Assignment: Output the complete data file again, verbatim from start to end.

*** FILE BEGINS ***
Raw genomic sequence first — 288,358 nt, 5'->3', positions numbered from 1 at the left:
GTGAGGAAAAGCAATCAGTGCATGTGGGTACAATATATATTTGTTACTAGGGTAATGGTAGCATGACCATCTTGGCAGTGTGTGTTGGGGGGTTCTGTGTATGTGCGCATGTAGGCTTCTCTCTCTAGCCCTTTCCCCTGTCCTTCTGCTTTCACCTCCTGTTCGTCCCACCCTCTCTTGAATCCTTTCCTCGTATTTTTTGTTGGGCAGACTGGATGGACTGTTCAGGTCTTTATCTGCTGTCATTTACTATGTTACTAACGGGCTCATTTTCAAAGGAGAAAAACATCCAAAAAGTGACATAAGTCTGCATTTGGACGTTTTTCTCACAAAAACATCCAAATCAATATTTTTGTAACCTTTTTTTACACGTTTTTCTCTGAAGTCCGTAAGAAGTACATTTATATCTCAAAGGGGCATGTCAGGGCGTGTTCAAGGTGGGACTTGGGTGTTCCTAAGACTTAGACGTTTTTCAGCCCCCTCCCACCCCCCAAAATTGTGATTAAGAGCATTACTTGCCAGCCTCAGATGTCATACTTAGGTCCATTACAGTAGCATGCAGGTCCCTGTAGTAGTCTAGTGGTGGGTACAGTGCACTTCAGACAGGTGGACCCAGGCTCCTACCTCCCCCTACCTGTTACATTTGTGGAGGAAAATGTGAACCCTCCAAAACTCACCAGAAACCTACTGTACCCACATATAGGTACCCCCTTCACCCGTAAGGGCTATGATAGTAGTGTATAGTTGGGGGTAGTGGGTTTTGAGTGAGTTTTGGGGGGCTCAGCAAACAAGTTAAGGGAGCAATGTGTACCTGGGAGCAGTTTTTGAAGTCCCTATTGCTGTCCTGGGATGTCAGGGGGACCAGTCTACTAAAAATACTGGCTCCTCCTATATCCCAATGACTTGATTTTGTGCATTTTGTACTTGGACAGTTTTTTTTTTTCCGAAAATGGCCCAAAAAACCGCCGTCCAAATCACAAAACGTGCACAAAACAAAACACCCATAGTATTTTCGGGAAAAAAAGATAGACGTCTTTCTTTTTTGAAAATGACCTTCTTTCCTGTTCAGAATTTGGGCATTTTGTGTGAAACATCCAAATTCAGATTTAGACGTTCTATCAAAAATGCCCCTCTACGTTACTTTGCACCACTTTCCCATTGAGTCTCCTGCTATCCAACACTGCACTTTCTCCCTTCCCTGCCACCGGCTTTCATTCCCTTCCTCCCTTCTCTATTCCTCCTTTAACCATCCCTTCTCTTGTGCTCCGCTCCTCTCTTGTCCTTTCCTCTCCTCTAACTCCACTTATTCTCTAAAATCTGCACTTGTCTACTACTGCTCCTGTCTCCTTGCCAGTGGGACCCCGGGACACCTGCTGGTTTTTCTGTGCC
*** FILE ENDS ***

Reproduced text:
Raw genomic sequence first — 288,358 nt, 5'->3', positions numbered from 1 at the left:
GTGAGGAAAAGCAATCAGTGCATGTGGGTACAATATATATTTGTTACTAGGGTAATGGTAGCATGACCATCTTGGCAGTGTGTGTTGGGGGGTTCTGTGTATGTGCGCATGTAGGCTTCTCTCTCTAGCCCTTTCCCCTGTCCTTCTGCTTTCACCTCCTGTTCGTCCCACCCTCTCTTGAATCCTTTCCTCGTATTTTTTGTTGGGCAGACTGGATGGACTGTTCAGGTCTTTATCTGCTGTCATTTACTATGTTACTAACGGGCTCATTTTCAAAGGAGAAAAACATCCAAAAAGTGACATAAGTCTGCATTTGGACGTTTTTCTCACAAAAACATCCAAATCAATATTTTTGTAACCTTTTTTTACACGTTTTTCTCTGAAGTCCGTAAGAAGTACATTTATATCTCAAAGGGGCATGTCAGGGCGTGTTCAAGGTGGGACTTGGGTGTTCCTAAGACTTAGACGTTTTTCAGCCCCCTCCCACCCCCCAAAATTGTGATTAAGAGCATTACTTGCCAGCCTCAGATGTCATACTTAGGTCCATTACAGTAGCATGCAGGTCCCTGTAGTAGTCTAGTGGTGGGTACAGTGCACTTCAGACAGGTGGACCCAGGCTCCTACCTCCCCCTACCTGTTACATTTGTGGAGGAAAATGTGAACCCTCCAAAACTCACCAGAAACCTACTGTACCCACATATAGGTACCCCCTTCACCCGTAAGGGCTATGATAGTAGTGTATAGTTGGGGGTAGTGGGTTTTGAGTGAGTTTTGGGGGGCTCAGCAAACAAGTTAAGGGAGCAATGTGTACCTGGGAGCAGTTTTTGAAGTCCCTATTGCTGTCCTGGGATGTCAGGGGGACCAGTCTACTAAAAATACTGGCTCCTCCTATATCCCAATGACTTGATTTTGTGCATTTTGTACTTGGACAGTTTTTTTTTTTCCGAAAATGGCCCAAAAAACCGCCGTCCAAATCACAAAACGTGCACAAAACAAAACACCCATAGTATTTTCGGGAAAAAAAGATAGACGTCTTTCTTTTTTGAAAATGACCTTCTTTCCTGTTCAGAATTTGGGCATTTTGTGTGAAACATCCAAATTCAGATTTAGACGTTCTATCAAAAATGCCCCTCTACGTTACTTTGCACCACTTTCCCATTGAGTCTCCTGCTATCCAACACTGCACTTTCTCCCTTCCCTGCCACCGGCTTTCATTCCCTTCCTCCCTTCTCTATTCCTCCTTTAACCATCCCTTCTCTTGTGCTCCGCTCCTCTCTTGTCCTTTCCTCTCCTCTAACTCCACTTATTCTCTAAAATCTGCACTTGTCTACTACTGCTCCTGTCTCCTTGCCAGTGGGACCCCGGGACACCTGCTGGTTTTTCTGTGCC